When LaDuke and a friend looked at the acre-feet numbers that continually surface in any discussion of the use of water for coal slurry and the operation of coal-fired plants, they found them incomprehensible.
Describing herself and her friend as "nerds," the two sat down and worked those acre feet into something more understandable.
"We came up with an amount of water that was the height of three Shiprocks. That is awesome," LaDuke said. Shiprock stands approximately 1,700 feet high.
"We wanted to recognize the work of the Just Transition Coalition as a national model for doing the right thing-moving from coal and uranium to a renewable economy," LaDuke said.
LaDuke also believes that reservation incomes need to remain on the reservations. She looks to local food economy as one way to see that happen.
"Take for example the school food program. Schools spend hundreds of thousands per year to purchase food-this money should [be going] to local farmers," LaDuke said.
At White Earth schools in Minnesota, food is provided locally through USDA certified producers. This is something Navajo Agricultural Products Industries (NAPI) could achieve-as well as going organic, LaDuke said. This would create jobs as well as retain thousands of dollars.
On Navajo, as well as other reservation communities, residents spend approximately one-fourth of their income on energy-gasoline for trucks and cars, inefficient housing and energy bills.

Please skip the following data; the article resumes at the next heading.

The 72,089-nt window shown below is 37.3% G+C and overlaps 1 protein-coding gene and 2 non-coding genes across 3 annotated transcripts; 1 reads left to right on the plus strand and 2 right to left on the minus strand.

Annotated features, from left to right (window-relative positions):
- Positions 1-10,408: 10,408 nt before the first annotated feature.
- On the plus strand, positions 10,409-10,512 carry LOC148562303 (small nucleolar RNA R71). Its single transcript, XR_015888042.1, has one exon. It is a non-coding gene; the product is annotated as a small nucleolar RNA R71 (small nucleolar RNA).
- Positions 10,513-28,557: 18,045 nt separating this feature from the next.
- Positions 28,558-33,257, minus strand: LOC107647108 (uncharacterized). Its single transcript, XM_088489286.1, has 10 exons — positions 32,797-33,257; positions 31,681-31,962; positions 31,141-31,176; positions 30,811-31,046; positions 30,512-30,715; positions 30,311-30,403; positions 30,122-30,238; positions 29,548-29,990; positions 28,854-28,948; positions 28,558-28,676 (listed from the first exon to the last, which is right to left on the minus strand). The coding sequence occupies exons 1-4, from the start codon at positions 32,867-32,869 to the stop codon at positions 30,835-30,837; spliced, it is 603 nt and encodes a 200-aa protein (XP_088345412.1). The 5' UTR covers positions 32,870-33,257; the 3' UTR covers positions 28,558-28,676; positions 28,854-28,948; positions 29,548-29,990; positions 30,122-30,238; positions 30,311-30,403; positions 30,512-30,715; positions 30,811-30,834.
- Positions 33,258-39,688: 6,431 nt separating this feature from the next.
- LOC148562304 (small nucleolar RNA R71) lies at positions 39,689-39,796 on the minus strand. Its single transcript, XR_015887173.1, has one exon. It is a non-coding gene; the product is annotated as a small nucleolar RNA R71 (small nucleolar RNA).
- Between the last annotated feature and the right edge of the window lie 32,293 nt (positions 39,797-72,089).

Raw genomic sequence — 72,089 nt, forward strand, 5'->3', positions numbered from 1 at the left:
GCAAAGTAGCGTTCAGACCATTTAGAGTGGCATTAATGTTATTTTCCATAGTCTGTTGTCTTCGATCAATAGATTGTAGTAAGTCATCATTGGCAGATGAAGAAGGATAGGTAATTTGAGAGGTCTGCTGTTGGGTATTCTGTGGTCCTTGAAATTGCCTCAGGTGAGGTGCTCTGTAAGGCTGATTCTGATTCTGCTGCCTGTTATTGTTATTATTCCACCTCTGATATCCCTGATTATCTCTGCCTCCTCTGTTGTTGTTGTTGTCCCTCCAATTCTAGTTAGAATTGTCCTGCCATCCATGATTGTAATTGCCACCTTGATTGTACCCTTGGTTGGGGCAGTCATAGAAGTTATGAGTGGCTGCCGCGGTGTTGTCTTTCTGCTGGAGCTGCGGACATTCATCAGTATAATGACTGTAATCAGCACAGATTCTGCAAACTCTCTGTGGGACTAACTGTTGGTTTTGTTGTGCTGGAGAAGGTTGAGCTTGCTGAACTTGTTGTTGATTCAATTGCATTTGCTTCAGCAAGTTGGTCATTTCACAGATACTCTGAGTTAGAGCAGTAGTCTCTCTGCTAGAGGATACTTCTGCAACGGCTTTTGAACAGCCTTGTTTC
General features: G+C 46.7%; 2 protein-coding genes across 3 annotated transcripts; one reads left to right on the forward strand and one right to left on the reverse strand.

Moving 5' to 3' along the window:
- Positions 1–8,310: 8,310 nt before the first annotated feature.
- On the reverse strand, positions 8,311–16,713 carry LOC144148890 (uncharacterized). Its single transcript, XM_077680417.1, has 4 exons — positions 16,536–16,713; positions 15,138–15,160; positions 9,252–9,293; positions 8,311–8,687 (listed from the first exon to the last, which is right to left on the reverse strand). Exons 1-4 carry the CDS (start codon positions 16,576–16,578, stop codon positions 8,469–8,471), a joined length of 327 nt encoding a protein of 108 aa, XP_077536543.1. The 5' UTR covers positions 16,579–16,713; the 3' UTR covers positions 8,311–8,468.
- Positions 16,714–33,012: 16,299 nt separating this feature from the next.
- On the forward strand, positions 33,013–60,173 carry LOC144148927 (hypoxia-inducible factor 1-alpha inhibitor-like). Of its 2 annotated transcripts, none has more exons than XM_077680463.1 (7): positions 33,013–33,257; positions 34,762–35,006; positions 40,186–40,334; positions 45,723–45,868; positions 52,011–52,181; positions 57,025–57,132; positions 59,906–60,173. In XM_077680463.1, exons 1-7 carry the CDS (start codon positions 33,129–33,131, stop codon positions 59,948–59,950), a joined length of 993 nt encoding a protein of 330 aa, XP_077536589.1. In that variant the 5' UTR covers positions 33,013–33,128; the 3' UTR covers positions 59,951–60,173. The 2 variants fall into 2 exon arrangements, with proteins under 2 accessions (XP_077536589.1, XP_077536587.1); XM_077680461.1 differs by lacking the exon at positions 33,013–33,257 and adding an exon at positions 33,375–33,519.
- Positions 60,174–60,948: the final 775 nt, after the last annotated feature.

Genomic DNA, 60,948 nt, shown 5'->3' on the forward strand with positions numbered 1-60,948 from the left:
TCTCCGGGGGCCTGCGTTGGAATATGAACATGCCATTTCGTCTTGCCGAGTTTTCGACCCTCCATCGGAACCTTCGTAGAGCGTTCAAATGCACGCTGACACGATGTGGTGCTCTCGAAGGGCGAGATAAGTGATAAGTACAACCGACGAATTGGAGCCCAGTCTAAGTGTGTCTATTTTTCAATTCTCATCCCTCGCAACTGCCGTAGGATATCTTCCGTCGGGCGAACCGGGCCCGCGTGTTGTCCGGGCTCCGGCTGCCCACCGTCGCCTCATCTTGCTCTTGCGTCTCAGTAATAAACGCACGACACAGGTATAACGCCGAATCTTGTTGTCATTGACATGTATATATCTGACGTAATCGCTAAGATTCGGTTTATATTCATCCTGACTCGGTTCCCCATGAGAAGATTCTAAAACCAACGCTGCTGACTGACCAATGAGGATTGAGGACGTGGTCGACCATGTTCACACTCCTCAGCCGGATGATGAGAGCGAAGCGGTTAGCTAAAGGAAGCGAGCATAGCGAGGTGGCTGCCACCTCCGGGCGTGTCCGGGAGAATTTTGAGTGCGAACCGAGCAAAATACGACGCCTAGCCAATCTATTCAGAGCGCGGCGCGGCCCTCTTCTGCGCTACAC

"We don't have dinosaurs here-we should go renewable," LaDuke said.
Solar, wood burning stoves and more efficient housing has resulted in a 20 percent reduction in energy bills, according to LaDuke.
Finally, LaDuke sent out a message to Native youth.
"You can't buy your way of life in a mall, or at Wal-Mart," LaDuke said wryly. "All of our youth's peers are out shopping-it's the way of life of the American Culture. The biggest Wal-Marts in the country are next to Indian reservations," LaDuke said. "I understand that people want something cheap, but..."
She left the sentence hanging, but her message was clear.
Out front, the Indigo Girls continued their set, which was scheduled to close with a great crowd pleaser. Four women who had bid over $1,000 each to sing with Ray and Saliers made a very impressive back-up group. This performance re-energized the crowd, and the Girls returned to sing three more songs.
Afterwards, Ray and Saliers, as well as LaDuke, met with over a hundred fans who had paid for the honor of attending an after-show reception. There, despite the fact that they were scheduled to leave for Phoenix shortly, Ray and Saliers signed autographs and posed for photos until after 11:00 p.m.
Winona LaDuke is a member of the Mississippi Band of Anishinabeg of the White Earth Reservation in northern Minnesota. Among her many accomplishments, she is the founding director of White Earth Land Recovery Project and ran for Vice President of the United States in 2000 alongside Ralph Nader for the Green Party.
Click Below to: